The independence of the central bank is suspended if it is instructed by intervention to violate the stability criteria. In 1914 this was brought about by war laws in Germany. After 1939, laws in Germany made it possible to finance war. The national debt ratio makes it possible to determine a country's level of debt. In the case of the euro crisis , the efforts to limit the over-indebtedness of individual countries in the monetary union through a debt brake are clearly visible .

National bankruptcy as the main cause

If the national debt exceeds the level of the gross domestic product, the interest burdens on the national debt noticeably constrict the other government expenditure, the current account becomes negative, then either economic growth, the reduction of government expenditures, tax increases, the sale of government assets, the haircut on government bonds or inflation can help bring. A historical example of the constriction of government spending due to high interest obligations is the French national budget of 1785, in which the finance minister Jacques Necker planned over a third of the expenditure (33.9%) for interest payments on public debt. The financing of government budget deficits through loans from the central bank or through the purchase of new government bonds by the commercial banks and later resale to the central bank has an expansive effect.

Planning a currency reform

The success of a currency reform depends largely on keeping the timing and individual measures secret; ideally it would take place surprisingly. Otherwise there is a risk of the informed or those who speculate correctly to move to other countries (“ capital flight ”), to more stable currencies and / or to real assets . Nevertheless, before the currency reform, laws on exchange and the new currency constitution must be formally passed.

Different conversion rates

In most cases, a currency reform consists of a legal change in the currency constitution, which stipulates an exchange of old currency units at a state-set exchange rate for units of the new currency. The main goal of the currency reform is to reduce national debt and the money supply. The forms of money and investments, debts and salaries are deliberately converted into the new currency using different conversion rates. Often only a certain "bounty" per person is initially exchanged at a preferred rate, while additional cash is only exchanged later and / or at a lower rate. The government bonds will be devalued. The state, companies and individual population groups are therefore treated unequally. Wages and salaries as well as rents are often adjusted 1: 1 to make a new start easier.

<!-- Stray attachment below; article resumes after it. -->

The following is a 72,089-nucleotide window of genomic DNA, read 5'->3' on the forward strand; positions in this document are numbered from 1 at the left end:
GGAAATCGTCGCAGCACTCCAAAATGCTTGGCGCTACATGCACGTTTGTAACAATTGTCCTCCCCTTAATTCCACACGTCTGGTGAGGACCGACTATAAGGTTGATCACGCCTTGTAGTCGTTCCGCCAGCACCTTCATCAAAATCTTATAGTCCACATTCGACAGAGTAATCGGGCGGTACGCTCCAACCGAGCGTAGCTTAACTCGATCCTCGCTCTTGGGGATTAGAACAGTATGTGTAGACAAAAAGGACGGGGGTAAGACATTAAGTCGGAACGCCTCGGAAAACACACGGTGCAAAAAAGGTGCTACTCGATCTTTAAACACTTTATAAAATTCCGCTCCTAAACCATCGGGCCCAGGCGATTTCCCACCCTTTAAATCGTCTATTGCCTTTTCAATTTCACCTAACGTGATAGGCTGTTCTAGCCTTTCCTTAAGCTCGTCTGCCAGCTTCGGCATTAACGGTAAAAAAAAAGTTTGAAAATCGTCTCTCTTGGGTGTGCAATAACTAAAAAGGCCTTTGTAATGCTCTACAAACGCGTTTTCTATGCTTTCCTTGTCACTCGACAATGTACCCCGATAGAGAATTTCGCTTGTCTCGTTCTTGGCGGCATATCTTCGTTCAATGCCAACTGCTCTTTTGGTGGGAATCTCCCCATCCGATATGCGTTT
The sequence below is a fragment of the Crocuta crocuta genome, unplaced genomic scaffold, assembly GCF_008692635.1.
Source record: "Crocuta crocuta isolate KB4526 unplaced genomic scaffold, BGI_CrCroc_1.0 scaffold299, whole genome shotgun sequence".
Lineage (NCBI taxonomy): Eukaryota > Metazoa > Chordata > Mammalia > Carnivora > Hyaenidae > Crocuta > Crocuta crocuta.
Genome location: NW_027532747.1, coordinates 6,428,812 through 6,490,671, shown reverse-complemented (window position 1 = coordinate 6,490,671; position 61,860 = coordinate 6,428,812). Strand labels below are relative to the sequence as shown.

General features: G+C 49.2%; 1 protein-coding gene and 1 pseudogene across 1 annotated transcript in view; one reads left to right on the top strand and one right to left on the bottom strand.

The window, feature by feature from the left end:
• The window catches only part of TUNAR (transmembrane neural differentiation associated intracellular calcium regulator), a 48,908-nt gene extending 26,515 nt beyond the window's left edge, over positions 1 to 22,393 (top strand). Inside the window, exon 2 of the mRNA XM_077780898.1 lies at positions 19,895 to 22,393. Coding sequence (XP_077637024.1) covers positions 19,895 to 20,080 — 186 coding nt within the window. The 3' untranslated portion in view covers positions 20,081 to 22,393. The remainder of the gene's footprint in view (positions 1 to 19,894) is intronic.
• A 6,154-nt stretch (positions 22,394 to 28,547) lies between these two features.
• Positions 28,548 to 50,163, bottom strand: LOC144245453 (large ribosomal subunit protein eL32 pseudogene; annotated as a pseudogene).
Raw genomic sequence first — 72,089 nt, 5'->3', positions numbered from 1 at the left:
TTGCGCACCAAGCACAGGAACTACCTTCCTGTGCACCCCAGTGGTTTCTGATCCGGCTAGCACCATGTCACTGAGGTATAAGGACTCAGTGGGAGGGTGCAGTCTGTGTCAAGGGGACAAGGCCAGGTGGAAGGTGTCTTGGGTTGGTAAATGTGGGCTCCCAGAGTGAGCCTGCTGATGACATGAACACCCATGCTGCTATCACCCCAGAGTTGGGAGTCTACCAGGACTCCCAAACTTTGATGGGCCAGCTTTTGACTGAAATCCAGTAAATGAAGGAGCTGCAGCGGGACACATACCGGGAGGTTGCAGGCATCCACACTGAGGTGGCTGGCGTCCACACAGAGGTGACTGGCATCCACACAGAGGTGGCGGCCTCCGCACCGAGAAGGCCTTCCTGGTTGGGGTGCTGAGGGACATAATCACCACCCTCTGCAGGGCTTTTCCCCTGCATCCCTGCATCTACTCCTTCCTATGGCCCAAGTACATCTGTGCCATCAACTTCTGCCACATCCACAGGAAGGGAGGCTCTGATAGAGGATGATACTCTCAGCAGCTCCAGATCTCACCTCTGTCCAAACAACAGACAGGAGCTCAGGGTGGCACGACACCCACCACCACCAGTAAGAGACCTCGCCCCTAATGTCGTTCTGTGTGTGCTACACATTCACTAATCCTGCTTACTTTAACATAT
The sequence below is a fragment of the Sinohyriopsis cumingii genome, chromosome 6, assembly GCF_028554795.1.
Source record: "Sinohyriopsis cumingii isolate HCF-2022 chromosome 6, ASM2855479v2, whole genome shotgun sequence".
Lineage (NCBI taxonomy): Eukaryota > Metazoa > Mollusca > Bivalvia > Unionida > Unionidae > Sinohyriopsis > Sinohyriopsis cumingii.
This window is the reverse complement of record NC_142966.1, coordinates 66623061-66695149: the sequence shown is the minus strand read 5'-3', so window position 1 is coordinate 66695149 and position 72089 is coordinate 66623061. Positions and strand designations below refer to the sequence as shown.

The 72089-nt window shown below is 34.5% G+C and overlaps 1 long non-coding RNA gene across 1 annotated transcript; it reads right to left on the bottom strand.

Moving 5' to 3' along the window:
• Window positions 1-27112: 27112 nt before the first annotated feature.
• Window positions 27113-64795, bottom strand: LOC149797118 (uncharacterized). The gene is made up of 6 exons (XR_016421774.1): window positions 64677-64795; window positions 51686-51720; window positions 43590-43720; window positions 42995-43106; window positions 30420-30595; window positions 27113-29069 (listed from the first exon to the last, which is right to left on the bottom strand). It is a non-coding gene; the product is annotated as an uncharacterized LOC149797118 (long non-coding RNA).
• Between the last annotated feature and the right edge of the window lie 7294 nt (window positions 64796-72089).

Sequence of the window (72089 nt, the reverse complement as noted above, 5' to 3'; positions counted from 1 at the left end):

Cash and cashless payments

In the scenario of a currency conversion, the economist Dirk Meyer estimates the time for designing and creating new coins and banknotes to be at least twelve months. In the interim, the old banknotes can be stamped forgery-proof with magnetic ink and then used again. About two “bank holidays” are needed to convert deposits, debts, balance sheets and payments.

See also

Individual evidence

  1. ^ O. Pfleiderer: Currencies. In: Staatslexikon. Vol. 8. 6th edition. Herder, Freiburg 1963, Col. 406/407.
  2. Stefan Homburg : Memories of the German currency reforms . In: ifo Schnelldienst 2011, p. 17 ff.
  3. Stefan Homburg : The euro will collapse. In: Hamburger Abendblatt of June 22, 2011, p. 2.
  4. Cordt Schnibben: The violence of interest. In: Der Spiegel 46/2012, p. 62
  5. ^ Paul C. Martin: Cash - strategy against the crash. Ullstein, Frankfurt a. M./Berlin 1987, pp. 261-263.
  6. Helmut Lipfert: Introduction to Monetary Policy. CH Beck, Munich 1967, p. 196.
  8. Beate Kranz: "Germany should leave the euro" . In: Hamburger Abendblatt, December 5, 2011, p. 29

Web links

Commons : Currency Reform 1948  - Collection of pictures, videos and audio files
Wiktionary: Currency reform  - explanations of meanings, word origins, synonyms, translations
Wiktionary: Currency conversion  - explanations of meanings, word origins, synonyms, translations